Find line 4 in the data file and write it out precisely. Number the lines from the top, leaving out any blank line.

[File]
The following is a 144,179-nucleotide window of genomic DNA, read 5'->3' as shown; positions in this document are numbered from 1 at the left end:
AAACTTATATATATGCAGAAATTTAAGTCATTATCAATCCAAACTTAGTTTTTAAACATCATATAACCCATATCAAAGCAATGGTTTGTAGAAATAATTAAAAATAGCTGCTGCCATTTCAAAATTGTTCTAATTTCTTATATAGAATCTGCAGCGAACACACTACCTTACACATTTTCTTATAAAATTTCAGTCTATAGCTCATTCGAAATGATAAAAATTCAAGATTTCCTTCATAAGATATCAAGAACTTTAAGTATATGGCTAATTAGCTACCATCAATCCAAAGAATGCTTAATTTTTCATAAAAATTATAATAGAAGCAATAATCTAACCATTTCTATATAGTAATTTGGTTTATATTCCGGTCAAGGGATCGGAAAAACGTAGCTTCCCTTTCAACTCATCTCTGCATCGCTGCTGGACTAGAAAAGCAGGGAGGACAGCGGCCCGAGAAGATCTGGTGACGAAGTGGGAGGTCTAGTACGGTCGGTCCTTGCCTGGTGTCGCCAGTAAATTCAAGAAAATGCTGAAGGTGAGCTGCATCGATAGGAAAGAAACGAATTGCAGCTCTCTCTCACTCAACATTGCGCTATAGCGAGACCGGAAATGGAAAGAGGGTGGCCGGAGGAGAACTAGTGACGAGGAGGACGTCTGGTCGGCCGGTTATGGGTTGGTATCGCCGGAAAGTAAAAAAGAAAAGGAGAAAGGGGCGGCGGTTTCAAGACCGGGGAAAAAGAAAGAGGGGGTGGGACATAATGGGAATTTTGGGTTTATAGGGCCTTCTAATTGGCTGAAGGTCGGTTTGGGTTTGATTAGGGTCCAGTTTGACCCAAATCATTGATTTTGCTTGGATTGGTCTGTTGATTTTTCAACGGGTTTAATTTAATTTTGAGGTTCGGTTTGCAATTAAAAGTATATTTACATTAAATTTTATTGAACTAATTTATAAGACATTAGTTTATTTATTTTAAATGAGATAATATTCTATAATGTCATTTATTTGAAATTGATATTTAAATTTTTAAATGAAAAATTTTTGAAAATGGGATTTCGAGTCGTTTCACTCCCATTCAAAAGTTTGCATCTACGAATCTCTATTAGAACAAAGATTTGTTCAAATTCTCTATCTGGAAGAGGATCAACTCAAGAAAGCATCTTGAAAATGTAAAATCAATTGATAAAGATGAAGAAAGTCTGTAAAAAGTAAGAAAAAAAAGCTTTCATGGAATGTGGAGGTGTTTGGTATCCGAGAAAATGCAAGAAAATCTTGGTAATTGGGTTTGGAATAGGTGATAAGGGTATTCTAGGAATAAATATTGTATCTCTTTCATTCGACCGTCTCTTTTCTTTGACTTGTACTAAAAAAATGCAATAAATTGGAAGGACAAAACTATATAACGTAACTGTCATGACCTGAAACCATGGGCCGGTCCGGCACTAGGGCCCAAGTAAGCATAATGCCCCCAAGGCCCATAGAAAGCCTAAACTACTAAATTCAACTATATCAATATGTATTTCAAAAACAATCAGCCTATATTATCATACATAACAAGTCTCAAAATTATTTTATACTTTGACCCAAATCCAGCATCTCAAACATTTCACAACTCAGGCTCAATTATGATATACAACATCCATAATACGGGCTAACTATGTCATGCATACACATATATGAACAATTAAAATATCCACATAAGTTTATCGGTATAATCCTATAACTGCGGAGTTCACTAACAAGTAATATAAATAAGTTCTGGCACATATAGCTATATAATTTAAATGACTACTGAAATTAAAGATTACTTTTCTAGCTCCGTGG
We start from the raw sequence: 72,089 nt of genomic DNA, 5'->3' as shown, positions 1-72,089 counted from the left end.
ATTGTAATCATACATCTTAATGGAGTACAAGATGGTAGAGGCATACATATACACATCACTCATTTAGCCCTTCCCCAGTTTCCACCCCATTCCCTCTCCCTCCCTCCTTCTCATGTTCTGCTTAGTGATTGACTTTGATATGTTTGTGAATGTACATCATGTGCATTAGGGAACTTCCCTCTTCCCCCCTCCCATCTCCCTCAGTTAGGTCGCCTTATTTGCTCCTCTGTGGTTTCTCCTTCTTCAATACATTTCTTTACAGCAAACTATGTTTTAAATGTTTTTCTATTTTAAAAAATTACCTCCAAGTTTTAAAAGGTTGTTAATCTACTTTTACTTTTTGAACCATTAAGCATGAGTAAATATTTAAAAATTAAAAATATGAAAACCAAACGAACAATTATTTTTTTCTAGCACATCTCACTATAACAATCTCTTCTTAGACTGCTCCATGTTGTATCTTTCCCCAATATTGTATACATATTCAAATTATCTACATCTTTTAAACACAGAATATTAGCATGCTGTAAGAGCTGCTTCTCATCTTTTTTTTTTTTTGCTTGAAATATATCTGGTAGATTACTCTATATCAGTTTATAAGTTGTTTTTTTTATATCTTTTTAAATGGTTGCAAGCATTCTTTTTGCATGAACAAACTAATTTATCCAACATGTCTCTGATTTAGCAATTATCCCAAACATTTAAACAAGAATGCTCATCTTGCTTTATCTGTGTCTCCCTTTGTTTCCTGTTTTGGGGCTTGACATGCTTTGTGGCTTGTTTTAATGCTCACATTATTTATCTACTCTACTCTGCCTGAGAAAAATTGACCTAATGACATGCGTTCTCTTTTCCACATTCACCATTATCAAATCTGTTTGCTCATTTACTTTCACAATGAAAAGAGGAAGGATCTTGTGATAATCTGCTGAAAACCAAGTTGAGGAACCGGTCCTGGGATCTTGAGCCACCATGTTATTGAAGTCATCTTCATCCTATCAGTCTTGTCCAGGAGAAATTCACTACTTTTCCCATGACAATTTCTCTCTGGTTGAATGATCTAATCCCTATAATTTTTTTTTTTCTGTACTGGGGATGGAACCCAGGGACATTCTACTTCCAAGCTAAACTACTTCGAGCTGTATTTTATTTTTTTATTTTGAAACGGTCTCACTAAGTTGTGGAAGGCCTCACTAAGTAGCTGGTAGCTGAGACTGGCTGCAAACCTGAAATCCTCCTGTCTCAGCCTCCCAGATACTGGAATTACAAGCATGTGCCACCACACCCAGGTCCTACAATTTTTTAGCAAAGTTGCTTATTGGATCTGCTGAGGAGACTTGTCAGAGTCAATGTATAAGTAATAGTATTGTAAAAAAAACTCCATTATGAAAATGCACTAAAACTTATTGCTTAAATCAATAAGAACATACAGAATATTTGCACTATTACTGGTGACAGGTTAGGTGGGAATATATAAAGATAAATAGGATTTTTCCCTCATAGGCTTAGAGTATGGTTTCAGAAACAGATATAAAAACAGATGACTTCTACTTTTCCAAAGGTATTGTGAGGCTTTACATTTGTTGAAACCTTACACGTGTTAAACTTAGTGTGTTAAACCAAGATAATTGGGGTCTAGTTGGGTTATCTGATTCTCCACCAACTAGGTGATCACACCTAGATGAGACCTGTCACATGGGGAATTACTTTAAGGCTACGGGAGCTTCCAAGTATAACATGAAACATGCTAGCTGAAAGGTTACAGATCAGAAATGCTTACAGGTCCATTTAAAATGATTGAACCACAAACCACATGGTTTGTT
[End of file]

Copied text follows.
ATTGTAATCATACATCTTAATGGAGTACAAGATGGTAGAGGCATACATATACACATCACTCATTTAGCCCTTCCCCAGTTTCCACCCCATTCCCTCTCCCTCCCTCCTTCTCATGTTCTGCTTAGTGATTGACTTTGATATGTTTGTGAATGTACATCATGTGCATTAGGGAACTTCCCTCTTCCCCCCTCCCATCTCCCTCAGTTAGGTCGCCTTATTTGCTCCTCTGTGGTTTCTCCTTCTTCAATACATTTCTTTACAGCAAACTATGTTTTAAATGTTTTTCTATTTTAAAAAATTACCTCCAAGTTTTAAAAGGTTGTTAATCTACTTTTACTTTTTGAACCATTAAGCATGAGTAAATATTTAAAAATTAAAAATATGAAAACCAAACGAACAATTATTTTTTTCTAGCACATCTCACTATAACAATCTCTTCTTAGACTGCTCCATGTTGTATCTTTCCCCAATATTGTATACATATTCAAATTATCTACATCTTTTAAACACAGAATATTAGCATGCTGTAAGAGCTGCTTCTCATCTTTTTTTTTTTTTGCTTGAAATATATCTGGTAGATTACTCTATATCAGTTTATAAGTTGTTTTTTTTATATCTTTTTAAATGGTTGCAAGCATTCTTTTTGCATGAACAAACTAATTTATCCAACATGTCTCTGATTTAGCAATTATCCCAAACATTTAAACAAGAATGCTCATCTTGCTTTATCTGTGTCTCCCTTTGTTTCCTGTTTTGGGGCTTGACATGCTTTGTGGCTTGTTTTAATGCTCACATTATTTATCTACTCTACTCTGCCTGAGAAAAATTGACCTAATGACATGCGTTCTCTTTTCCACATTCACCATTATCAAATCTGTTTGCTCATTTACTTTCACAATGAAAAGAGGAAGGATCTTGTGATAATCTGCTGAAAACCAAGTTGAGGAACCGGTCCTGGGATCTTGAGCCACCATGTTATTGAAGTCATCTTCATCCTATCAGTCTTGTCCAGGAGAAATTCACTACTTTTCCCATGACAATTTCTCTCTGGTTGAATGATCTAATCCCTATAATTTTTTTTTTTCTGTACTGGGGATGGAACCCAGGGACATTCTACTTCCAAGCTAAACTACTTCGAGCTGTATTTTATTTTTTTATTTTGAAACGGTCTCACTAAGTTGTGGAAGGCCTCACTAAGTAGCTGGTAGCTGAGACTGGCTGCAAACCTGAAATCCTCCTGTCTCAGCCTCCCAGATACTGGAATTACAAGCATGTGCCACCACACCCAGGTCCTACAATTTTTTAGCAAAGTTGCTTATTGGATCTGCTGAGGAGACTTGTCAGAGTCAATGTATAAGTAATAGTATTGTAAAAAAAACTCCATTATGAAAATGCACTAAAACTTATTGCTTAAATCAATAAGAACATACAGAATATTTGCACTATTACTGGTGACAGGTTAGGTGGGAATATATAAAGATAAATAGGATTTTTCCCTCATAGGCTTAGAGTATGGTTTCAGAAACAGATATAAAAACAGATGACTTCTACTTTTCCAAAGGTATTGTGAGGCTTTACATTTGTTGAAACCTTACACGTGTTAAACTTAGTGTGTTAAACCAAGATAATTGGGGTCTAGTTGGGTTATCTGATTCTCCACCAACTAGGTGATCACACCTAGATGAGACCTGTCACATGGGGAATTACTTTAAGGCTACGGGAGCTTCCAAGTATAACATGAAACATGCTAGCTGAAAGGTTACAGATCAGAAATGCTTACAGGTCCATTTAAAATGATTGAACCACAAACCACATGGTTTGTT